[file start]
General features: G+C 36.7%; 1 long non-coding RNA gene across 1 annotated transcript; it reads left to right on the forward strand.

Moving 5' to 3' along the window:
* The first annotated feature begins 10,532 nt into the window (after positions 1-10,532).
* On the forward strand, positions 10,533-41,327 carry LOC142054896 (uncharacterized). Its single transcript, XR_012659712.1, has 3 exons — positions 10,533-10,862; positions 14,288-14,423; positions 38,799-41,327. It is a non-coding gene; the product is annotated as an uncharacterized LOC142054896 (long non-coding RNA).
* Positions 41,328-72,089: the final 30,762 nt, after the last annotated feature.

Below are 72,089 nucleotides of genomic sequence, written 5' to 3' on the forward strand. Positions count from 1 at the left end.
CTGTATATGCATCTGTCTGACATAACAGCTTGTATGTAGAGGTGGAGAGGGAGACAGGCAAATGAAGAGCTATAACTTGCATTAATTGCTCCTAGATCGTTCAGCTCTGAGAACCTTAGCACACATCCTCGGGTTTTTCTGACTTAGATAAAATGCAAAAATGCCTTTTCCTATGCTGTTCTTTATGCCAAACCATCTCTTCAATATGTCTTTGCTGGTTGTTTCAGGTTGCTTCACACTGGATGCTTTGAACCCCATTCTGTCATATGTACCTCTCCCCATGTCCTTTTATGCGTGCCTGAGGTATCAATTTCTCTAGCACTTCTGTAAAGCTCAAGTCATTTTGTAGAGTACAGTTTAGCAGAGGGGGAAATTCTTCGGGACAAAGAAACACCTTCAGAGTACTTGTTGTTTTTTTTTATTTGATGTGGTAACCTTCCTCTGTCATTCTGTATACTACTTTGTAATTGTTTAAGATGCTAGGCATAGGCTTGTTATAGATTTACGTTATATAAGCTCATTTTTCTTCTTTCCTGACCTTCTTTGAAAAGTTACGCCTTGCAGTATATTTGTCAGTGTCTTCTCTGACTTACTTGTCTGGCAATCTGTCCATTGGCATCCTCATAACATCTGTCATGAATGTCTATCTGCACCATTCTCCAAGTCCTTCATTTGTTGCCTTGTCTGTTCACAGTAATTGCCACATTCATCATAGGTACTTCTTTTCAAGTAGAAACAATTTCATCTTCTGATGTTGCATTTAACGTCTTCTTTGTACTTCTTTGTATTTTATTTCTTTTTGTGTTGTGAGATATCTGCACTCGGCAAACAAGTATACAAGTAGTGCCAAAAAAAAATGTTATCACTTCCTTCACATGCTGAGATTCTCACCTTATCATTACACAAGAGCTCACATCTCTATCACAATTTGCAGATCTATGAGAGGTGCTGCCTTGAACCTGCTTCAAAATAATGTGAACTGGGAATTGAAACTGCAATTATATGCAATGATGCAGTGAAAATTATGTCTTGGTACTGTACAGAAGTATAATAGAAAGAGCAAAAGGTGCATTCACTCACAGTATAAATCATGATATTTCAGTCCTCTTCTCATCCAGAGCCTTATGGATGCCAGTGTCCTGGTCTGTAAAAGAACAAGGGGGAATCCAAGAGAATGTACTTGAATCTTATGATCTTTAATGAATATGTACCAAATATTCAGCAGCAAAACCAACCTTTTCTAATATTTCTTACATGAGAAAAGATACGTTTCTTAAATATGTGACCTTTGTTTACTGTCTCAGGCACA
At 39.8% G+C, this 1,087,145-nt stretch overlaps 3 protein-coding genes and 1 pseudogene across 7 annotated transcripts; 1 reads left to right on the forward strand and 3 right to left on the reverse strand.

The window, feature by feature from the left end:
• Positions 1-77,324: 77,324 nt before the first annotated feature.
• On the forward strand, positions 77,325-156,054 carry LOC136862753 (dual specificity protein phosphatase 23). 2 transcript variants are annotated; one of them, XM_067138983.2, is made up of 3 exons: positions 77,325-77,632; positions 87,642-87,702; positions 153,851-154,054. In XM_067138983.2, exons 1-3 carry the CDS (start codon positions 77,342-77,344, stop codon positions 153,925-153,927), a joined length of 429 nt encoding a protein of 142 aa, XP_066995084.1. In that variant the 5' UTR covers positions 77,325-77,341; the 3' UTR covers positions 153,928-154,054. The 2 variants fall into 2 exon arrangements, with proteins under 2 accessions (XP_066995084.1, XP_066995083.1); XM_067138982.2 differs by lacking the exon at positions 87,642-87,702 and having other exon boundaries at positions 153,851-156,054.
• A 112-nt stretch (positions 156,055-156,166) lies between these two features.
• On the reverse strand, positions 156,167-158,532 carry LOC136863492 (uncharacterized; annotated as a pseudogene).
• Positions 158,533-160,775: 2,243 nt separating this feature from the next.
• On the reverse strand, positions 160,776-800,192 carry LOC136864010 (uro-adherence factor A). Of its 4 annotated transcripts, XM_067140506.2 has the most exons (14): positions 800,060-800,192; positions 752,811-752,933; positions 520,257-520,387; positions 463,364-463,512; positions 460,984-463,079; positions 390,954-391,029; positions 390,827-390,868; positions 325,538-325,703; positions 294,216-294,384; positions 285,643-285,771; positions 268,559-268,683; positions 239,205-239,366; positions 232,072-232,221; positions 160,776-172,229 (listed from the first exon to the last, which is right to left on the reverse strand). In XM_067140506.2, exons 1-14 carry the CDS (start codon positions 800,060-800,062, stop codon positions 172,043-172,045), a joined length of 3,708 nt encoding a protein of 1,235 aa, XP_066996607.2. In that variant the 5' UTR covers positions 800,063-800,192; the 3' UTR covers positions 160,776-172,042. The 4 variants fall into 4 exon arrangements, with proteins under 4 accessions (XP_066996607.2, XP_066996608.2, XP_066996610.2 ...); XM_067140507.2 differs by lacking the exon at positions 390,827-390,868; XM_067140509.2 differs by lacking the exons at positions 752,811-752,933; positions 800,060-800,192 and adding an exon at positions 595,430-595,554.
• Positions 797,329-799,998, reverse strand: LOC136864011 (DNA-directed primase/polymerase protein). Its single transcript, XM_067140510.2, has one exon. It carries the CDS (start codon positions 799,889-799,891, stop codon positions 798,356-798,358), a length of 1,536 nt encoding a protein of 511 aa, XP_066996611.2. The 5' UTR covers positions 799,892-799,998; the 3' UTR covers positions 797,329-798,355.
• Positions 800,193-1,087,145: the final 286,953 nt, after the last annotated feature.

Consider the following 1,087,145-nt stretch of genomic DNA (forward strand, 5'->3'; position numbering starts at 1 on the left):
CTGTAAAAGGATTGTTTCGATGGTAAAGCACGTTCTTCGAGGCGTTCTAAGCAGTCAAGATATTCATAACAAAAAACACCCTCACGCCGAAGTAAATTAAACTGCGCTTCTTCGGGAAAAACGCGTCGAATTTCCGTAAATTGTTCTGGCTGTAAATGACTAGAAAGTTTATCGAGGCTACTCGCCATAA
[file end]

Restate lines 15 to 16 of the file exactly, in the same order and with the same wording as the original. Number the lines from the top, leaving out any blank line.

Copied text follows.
• On the reverse strand, positions 160,776-800,192 carry LOC136864010 (uro-adherence factor A). Of its 4 annotated transcripts, XM_067140506.2 has the most exons (14): positions 800,060-800,192; positions 752,811-752,933; positions 520,257-520,387; positions 463,364-463,512; positions 460,984-463,079; positions 390,954-391,029; positions 390,827-390,868; positions 325,538-325,703; positions 294,216-294,384; positions 285,643-285,771; positions 268,559-268,683; positions 239,205-239,366; positions 232,072-232,221; positions 160,776-172,229 (listed from the first exon to the last, which is right to left on the reverse strand). In XM_067140506.2, exons 1-14 carry the CDS (start codon positions 800,060-800,062, stop codon positions 172,043-172,045), a joined length of 3,708 nt encoding a protein of 1,235 aa, XP_066996607.2. In that variant the 5' UTR covers positions 800,063-800,192; the 3' UTR covers positions 160,776-172,042. The 4 variants fall into 4 exon arrangements, with proteins under 4 accessions (XP_066996607.2, XP_066996608.2, XP_066996610.2 ...); XM_067140507.2 differs by lacking the exon at positions 390,827-390,868; XM_067140509.2 differs by lacking the exons at positions 752,811-752,933; positions 800,060-800,192 and adding an exon at positions 595,430-595,554.
• Positions 797,329-799,998, reverse strand: LOC136864011 (DNA-directed primase/polymerase protein). Its single transcript, XM_067140510.2, has one exon. It carries the CDS (start codon positions 799,889-799,891, stop codon positions 798,356-798,358), a length of 1,536 nt encoding a protein of 511 aa, XP_066996611.2. The 5' UTR covers positions 799,892-799,998; the 3' UTR covers positions 797,329-798,355.